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‘Healthy Vision’ radio blog offers advice on night driving

February 17, 2012

When you are behind the wheel of a car, your eyes are constantly on the move – looking at vehicles ahead and to the side, reading road traffic signs, checking your rear view mirrors, and shifting your gaze inside and outside your vehicle in order to check the speedometer, look at your global navigation system, or change a radio station.

During darkness these tasks can become even more difficult for some drivers. On the new edition of Healthy Vision with Dr. Val Jones, two experts join Dr. Val to talk about what happens to your eyes in the dark and how you can take better care of your eyes – and your car  –  to improve your nighttime driving.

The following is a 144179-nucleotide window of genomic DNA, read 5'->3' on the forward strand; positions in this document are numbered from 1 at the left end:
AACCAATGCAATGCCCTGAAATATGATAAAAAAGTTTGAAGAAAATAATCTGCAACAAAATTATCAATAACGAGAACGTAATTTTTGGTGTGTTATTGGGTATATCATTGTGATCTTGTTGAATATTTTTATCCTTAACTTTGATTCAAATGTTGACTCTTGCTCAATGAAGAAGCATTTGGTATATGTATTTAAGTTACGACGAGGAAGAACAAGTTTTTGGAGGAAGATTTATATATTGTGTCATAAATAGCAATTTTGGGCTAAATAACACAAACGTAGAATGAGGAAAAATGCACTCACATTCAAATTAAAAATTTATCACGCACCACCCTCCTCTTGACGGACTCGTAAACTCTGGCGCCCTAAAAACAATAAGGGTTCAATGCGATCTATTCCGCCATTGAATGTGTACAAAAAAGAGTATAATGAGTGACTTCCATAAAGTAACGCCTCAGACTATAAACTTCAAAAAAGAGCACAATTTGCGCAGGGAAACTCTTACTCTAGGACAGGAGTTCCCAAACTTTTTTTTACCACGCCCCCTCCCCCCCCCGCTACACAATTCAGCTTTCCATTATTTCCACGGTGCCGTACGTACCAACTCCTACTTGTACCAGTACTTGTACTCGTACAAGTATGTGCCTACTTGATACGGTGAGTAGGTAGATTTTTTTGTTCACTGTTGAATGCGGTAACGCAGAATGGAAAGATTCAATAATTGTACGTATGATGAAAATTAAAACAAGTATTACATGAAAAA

Nearly one of every three drivers on the road (32 percent) say they have difficulty seeing all or most of the time while driving in the dark, according to a nationwide survey of 515 vision-corrected Americans age 18 and over.

More than one-fourth (26 percent) report that they have trouble seeing signs or exits; one-fifth (20 percent) acknowledge difficulty seeing animals or pedestrians, and more than one in five (22 percent) report problems judging distance while driving in the dark.

“Low light levels cause an eye’s pupil to dilate, which can accentuate existing focusing problems and result in blurred vision,” said Cristina Schnider, O.D., senior director, Medical Affairs for Vistakon® Division of Johnson & Johnson Vision Care, Inc. She advises listeners not to drive with an uncorrected or under-corrected vision problem. “When you don’t see as well, you have to get closer or drive slower, and if you don’t account for that need for extra time or distance, then you are putting yourself and others at risk for accidents and close calls.” 

Free podcasts of Healthy Vision with Dr. Val Jones can be found in the iTunes® Store or on www.blogtalkradio.com/healthyvision and on http://getbetterhealth.com/healthyvision

A link to the show also can be found at www.acuvue.com/healthyvision.

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